And then again, it's also this skepticism I have of taking yourself seriously. It's so weird-- I feel like this is the big thing, the big failure on my part, the thing about me, personally, specifically (just to make it about me for a second) that turns people off is the idea that I take myself too seriously. I guess I do bust mostly as a joke; mostly just to be nice to other people and not have to accuse other people of stuff. The idea that you could know you're a serious artist. Referring to your own work. That thing of knowing that what you say matters. That you deserve to be treated with respect, that you deserve to be happy. I don't know if that's really true, for me. Again, I'll leave other people out of it. The grass is so much greener, but I don't think I could in all honesty think to myself "I am a real serious artist". Maybe that's my problem, a kind of pessimism. But no, I mean-- I don't deserve to be happy. If I really deserved to be happy then I'd be happy, right? It's so silly. I see the logical fallacy here but I can't like... get through it. My whole thing is if you think you have your shit all the way together then you're wrong. Don't get too comfortable. I've been, I think, throwing myself into discomfort. Trying to really let the chaos inside reverberate out. Hoping to reach, as we all must, the logical conclusion of the feeling. Hoping to let the chaos and the uncertainty be a point of departure; this is something we surely must all feel, right? This uncertainty? Right? Like, we all don't know, deep down, what's going to happen and who we are. Right? If we didn't have our art careers or our identities, who would we be, right? It's scary. I sometimes feel like I'm the only one admitting it, and it's like upsetting to other people. Or like I'm being overly fatalistic because of some weird "death drive" (I heard that expression at my open studios) I have. I sometimes think it's only a matter of time before I'm diagnosed with some chronic or terminal illness. Or it's only a matter of time before I have some horrible injury. Some new disfigurement. Like, then, finally, my circumstances will justify my pessimism. That thing of precluding disappointment by refusing to get your hopes up. Is that why I can't be a real artist. Why people can't take me seriously? Because it seems like I'm taking myself too seriously? Because I'm trying to turn invisible? Is it gross? Does it freak people out? I feel like it would be so much less freaky in a gallery context, though. Is the thing. I think it makes more sense for me to get to perform in the white box.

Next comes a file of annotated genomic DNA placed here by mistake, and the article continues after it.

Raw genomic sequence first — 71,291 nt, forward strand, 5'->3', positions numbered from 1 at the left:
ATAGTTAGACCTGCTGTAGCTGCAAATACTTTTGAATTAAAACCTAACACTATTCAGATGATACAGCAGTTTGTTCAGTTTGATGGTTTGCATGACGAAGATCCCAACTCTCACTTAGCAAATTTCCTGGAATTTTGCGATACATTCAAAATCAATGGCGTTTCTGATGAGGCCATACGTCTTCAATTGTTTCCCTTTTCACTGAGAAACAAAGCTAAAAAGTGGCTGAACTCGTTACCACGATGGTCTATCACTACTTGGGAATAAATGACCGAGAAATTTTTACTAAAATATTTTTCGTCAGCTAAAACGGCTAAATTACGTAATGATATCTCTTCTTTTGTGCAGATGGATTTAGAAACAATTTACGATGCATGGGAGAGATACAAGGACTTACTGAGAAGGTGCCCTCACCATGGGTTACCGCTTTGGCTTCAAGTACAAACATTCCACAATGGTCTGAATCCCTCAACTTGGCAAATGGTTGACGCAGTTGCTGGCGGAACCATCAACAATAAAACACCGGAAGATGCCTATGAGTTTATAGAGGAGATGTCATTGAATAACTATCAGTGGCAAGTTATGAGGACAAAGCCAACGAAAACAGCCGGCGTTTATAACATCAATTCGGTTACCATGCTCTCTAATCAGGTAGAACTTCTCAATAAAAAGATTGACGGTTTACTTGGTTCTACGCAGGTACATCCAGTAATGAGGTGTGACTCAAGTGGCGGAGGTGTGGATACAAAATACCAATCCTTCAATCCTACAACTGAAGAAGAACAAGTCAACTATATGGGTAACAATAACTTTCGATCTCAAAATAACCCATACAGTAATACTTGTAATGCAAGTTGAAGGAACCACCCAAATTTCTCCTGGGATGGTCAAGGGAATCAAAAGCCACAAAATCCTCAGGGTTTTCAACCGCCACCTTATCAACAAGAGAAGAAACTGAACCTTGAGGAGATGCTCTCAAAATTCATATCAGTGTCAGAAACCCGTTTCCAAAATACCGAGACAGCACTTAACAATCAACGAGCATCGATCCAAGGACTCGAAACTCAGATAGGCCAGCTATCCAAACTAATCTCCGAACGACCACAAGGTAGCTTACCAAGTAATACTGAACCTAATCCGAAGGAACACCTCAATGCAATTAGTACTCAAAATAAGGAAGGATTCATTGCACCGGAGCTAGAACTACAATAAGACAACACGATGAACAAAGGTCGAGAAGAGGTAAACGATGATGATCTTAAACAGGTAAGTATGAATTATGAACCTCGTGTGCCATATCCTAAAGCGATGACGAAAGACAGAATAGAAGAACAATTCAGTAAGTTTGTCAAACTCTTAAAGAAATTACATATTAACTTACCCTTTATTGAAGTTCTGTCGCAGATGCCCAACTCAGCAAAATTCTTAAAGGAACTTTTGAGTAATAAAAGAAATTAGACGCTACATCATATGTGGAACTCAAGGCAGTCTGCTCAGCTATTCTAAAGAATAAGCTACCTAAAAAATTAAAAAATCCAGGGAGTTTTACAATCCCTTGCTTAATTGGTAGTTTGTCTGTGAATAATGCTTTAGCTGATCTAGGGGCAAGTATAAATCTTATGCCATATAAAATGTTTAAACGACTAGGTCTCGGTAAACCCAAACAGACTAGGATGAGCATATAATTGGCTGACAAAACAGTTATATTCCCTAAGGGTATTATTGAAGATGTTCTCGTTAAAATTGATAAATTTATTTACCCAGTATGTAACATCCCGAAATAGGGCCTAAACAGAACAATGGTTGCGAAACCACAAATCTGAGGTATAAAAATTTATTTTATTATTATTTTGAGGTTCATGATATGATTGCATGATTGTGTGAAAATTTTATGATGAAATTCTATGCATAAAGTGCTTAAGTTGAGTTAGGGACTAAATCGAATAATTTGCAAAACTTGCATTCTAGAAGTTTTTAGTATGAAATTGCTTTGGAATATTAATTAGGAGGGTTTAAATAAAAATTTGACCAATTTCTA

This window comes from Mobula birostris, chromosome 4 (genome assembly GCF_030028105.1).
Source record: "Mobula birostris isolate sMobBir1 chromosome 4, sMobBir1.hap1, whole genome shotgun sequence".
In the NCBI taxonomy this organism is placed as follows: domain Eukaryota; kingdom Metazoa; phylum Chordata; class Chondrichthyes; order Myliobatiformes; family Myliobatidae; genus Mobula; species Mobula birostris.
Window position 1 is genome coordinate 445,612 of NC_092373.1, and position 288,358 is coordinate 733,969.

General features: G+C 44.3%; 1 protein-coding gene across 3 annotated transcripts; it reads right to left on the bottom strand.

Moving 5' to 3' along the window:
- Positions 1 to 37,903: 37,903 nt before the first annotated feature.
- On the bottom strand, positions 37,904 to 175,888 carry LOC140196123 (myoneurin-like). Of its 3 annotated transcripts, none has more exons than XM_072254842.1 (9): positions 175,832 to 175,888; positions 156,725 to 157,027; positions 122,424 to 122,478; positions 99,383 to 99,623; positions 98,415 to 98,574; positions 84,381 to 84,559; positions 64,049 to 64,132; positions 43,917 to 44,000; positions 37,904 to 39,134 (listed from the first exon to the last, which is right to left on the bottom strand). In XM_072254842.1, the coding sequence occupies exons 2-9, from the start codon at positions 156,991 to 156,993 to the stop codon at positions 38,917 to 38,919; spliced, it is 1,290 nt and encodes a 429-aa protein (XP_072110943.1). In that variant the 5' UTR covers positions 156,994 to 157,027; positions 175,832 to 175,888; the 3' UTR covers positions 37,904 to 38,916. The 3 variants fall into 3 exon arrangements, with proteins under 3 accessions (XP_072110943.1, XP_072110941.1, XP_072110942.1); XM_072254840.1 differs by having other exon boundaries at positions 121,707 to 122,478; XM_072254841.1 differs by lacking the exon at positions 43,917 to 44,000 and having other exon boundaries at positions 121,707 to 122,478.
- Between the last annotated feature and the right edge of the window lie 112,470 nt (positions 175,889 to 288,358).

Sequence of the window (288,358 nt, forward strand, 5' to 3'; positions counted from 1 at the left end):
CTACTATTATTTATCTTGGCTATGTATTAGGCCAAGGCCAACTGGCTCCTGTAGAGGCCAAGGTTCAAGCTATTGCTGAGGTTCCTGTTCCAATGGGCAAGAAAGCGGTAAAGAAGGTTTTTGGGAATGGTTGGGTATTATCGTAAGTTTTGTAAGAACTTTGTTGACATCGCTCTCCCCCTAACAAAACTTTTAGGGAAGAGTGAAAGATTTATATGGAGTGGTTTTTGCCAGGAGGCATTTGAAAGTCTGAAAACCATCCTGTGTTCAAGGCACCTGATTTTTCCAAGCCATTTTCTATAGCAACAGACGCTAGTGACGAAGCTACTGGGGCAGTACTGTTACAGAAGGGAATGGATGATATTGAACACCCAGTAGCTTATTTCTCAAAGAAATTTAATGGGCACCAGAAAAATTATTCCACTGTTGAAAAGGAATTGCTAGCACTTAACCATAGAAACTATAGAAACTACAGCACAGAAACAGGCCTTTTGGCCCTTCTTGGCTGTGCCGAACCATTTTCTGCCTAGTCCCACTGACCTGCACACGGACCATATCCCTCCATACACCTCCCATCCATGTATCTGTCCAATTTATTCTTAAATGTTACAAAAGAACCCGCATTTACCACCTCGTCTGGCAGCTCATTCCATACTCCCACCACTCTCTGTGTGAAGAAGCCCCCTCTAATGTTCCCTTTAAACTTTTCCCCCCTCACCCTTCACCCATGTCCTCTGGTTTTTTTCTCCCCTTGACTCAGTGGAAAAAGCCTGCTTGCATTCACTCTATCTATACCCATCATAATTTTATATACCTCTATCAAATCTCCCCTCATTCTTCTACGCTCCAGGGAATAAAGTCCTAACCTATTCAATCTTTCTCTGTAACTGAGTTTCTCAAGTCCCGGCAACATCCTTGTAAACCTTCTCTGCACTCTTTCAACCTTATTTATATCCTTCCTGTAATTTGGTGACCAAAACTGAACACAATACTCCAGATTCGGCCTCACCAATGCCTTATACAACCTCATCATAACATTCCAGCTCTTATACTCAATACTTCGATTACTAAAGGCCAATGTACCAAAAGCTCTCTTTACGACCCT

They say you can't time travel but I know they're wrong. I know how to time travel. It's not as much fun as it sounds. You can't go back, or to the future. But you can stay still. It's tremendously painful and I would not recommend it. But, again, I'm unreliable. It's the kind of thing no one should take my word for. You'd have to try it yourself but I'm telling you; it's awful.